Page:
Fly fishing for mullet

Posted: May 19 2015

Morbihan, the department in which I live, is a coastal region that offers some interesting conditions for sea fishing.


The coast is not very rocky, much less than in western and northern Britanny : here we have many beaches, estuaries and mudflats.


These are interesting places to fish for mullet, particularly fresh water / salt water mixing zones.


In French atlantic waters, it is possible to encounter five different mullet species :
1. The thick-lipped grey mullet (Chelon labrosus) ; max length 65 cm.
2. The thin-lipped grey mullet (Liza ramada) ; max length 70 cm, which dates back some rivers over large distances, such as the Loire.
3. The flathead grey mullet (Mugil cephalus) ; max length 100 cm.
4. The golden mullet (Liza aurata) ; max length 55 cm.
5. The leaping mullet (Liza Saliens) ; max length 40 cm.


It is mainly the first two species the fly fisherman can catch. The flathead mullet, which can reach impressive sizes, is unfortunately more rare and less coastal.


Mullets are present at the coast from April to November. With the approach of the spawning period, which happens in winter, mullets gather in shoals to leave lagoons, estuaries or bays, and to reach the sea.


These fish have a special diet : scraping the surface of soft bottoms with their lower jaw, they collect mud or sand containing planktonic algae, small crustaceans (amphipods, copepods) and decaying organic matter of which they feed. They are sometimes seen eating seaweed, and largest mullets may be carnivorous and hunt little fish.
Obviously, it is not easy to fly fish a mainly planktivorous fish, especially as mullet mouth is very sensitive and quickly detects any abnormality in what they swallow.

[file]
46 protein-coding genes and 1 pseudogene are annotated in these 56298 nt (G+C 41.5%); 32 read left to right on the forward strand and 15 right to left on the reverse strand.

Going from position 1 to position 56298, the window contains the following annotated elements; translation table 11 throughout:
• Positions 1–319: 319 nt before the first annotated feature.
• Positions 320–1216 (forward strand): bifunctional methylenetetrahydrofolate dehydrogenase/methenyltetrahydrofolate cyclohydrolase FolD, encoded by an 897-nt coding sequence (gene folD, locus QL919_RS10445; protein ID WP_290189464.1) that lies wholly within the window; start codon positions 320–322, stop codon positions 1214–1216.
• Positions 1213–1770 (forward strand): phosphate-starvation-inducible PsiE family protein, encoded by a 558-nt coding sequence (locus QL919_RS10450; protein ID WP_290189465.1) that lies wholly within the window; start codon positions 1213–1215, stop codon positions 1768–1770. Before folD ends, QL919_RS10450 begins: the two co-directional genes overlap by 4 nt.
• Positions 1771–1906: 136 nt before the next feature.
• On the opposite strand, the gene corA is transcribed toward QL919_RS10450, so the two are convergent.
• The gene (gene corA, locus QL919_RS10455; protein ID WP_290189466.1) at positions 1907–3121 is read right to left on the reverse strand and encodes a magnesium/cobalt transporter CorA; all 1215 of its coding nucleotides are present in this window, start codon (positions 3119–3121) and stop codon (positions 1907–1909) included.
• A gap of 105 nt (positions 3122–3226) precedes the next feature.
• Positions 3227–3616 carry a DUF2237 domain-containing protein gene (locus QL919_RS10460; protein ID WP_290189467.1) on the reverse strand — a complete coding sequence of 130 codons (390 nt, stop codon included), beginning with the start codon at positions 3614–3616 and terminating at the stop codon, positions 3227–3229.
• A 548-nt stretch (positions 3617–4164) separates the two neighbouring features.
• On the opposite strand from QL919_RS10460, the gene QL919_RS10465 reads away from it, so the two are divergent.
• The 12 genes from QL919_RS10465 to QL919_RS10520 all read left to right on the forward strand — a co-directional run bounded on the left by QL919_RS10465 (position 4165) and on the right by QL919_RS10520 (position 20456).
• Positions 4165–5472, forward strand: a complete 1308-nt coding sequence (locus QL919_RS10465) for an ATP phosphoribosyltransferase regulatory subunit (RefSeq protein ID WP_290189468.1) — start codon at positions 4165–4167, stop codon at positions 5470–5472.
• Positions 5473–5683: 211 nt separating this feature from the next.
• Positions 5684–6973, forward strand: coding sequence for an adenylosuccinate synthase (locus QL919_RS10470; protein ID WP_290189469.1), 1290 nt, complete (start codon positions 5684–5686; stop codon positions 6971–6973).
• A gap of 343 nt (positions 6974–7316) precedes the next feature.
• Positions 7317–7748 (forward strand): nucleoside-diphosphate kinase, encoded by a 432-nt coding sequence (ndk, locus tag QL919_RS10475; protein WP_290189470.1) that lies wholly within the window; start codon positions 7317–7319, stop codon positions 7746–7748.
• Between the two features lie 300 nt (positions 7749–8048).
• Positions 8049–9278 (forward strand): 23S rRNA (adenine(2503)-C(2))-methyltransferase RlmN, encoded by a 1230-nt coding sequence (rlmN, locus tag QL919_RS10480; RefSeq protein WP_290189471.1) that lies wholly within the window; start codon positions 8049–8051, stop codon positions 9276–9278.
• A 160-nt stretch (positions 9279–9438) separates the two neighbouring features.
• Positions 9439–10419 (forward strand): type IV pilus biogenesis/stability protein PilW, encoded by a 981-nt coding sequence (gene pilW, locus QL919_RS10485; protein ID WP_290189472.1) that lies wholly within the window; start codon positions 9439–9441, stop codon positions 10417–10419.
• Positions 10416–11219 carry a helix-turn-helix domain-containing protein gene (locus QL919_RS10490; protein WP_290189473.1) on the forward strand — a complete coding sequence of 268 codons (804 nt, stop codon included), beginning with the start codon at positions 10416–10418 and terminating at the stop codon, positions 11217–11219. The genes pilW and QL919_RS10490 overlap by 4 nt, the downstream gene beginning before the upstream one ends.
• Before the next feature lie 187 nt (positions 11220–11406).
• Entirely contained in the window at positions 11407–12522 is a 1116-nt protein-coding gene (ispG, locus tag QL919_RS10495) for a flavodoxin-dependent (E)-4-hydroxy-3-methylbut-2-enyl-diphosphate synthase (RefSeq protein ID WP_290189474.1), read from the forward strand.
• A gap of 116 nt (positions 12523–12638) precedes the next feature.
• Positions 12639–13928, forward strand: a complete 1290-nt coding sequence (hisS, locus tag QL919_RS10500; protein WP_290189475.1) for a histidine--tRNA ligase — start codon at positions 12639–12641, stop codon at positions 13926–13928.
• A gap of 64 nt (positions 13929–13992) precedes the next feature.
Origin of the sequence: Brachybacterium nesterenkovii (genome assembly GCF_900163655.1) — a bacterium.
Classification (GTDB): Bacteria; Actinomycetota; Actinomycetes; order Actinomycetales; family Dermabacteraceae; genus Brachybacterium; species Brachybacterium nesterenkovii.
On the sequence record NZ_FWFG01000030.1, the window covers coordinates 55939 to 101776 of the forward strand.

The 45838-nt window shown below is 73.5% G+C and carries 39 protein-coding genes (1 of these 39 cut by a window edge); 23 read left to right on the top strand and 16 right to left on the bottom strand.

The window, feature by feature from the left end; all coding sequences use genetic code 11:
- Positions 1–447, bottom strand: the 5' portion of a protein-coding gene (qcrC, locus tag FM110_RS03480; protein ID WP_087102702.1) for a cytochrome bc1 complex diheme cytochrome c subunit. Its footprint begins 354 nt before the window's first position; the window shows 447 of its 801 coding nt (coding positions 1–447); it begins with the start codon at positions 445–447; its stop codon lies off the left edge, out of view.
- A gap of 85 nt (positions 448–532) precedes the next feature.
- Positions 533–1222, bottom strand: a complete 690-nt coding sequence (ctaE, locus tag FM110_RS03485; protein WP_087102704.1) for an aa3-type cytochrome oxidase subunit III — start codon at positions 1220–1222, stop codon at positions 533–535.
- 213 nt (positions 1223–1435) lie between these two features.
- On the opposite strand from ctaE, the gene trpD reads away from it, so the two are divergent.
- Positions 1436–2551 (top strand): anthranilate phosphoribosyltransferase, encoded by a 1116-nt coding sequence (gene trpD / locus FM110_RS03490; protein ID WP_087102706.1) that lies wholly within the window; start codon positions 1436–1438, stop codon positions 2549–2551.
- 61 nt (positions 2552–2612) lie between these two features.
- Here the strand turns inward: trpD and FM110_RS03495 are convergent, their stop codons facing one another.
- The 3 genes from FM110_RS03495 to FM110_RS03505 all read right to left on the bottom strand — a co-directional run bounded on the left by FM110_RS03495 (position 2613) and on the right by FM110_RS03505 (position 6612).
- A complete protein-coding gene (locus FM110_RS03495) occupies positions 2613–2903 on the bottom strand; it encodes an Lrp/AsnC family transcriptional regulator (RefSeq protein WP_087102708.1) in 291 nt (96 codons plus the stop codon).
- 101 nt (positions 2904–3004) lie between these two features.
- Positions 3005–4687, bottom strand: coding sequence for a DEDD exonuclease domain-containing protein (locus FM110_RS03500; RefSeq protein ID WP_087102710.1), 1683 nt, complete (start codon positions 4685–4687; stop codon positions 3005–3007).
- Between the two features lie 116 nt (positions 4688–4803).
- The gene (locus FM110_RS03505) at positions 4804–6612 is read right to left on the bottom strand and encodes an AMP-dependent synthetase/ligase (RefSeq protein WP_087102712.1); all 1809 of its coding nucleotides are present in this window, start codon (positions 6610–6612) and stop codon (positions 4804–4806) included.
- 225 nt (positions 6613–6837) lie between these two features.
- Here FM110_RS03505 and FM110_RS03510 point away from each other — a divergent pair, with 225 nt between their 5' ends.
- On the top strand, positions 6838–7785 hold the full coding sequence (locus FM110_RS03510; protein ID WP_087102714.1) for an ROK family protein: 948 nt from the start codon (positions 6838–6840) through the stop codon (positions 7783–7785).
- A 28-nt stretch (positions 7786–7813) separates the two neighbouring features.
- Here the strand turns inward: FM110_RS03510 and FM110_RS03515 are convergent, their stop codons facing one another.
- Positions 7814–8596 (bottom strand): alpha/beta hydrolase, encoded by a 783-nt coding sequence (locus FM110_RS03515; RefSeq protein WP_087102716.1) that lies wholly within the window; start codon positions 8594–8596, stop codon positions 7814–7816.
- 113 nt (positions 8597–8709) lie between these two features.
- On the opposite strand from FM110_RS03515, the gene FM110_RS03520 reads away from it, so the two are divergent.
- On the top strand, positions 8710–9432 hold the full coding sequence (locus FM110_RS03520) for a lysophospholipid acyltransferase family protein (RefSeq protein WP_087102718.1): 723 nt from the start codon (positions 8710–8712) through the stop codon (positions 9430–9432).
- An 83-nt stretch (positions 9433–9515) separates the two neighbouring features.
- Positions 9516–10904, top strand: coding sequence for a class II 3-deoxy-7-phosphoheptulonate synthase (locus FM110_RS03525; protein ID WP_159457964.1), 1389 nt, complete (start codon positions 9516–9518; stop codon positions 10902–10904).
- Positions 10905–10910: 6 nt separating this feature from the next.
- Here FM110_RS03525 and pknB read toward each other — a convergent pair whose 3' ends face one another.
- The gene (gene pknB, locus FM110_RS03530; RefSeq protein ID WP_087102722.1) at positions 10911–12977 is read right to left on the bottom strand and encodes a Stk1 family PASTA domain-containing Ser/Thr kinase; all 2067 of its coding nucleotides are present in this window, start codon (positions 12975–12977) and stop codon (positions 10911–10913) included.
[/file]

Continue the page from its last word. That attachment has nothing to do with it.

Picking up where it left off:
Fishing for mullet is a fine fishing and needs small flies : nymphs imitating micro-crustaceans, green flies more or less floating (imitating weeds) and other flies, such as "all-marabou nymphs" for instance.


If fishing with nymphs can be very efficient in deep water and strong current, for my part, I prefer fishing in calmer areas and shallow water, just for the pleasure of sight fishing.


Although mullets are powerful fighters (they are our "bone-fish from Brittany"), fishermen do not seek for them, just because they are not good to eat, as is often the case in France... That's good for them and good for fishermen who do not only seek to fill their freezers.


Last week, I enjoyed this happy fishing in the quiet of autumn, along the banks of a small estuary.


Fishing when tide is coming in, invading this small river, some green flies moving just below the surface have been effective. They allowed me to catch four mullets (about 18 inches long), and I could have taken more if I had not spent half my time watching curlews, red shanks, sandpipers and other beautiful shorebirds

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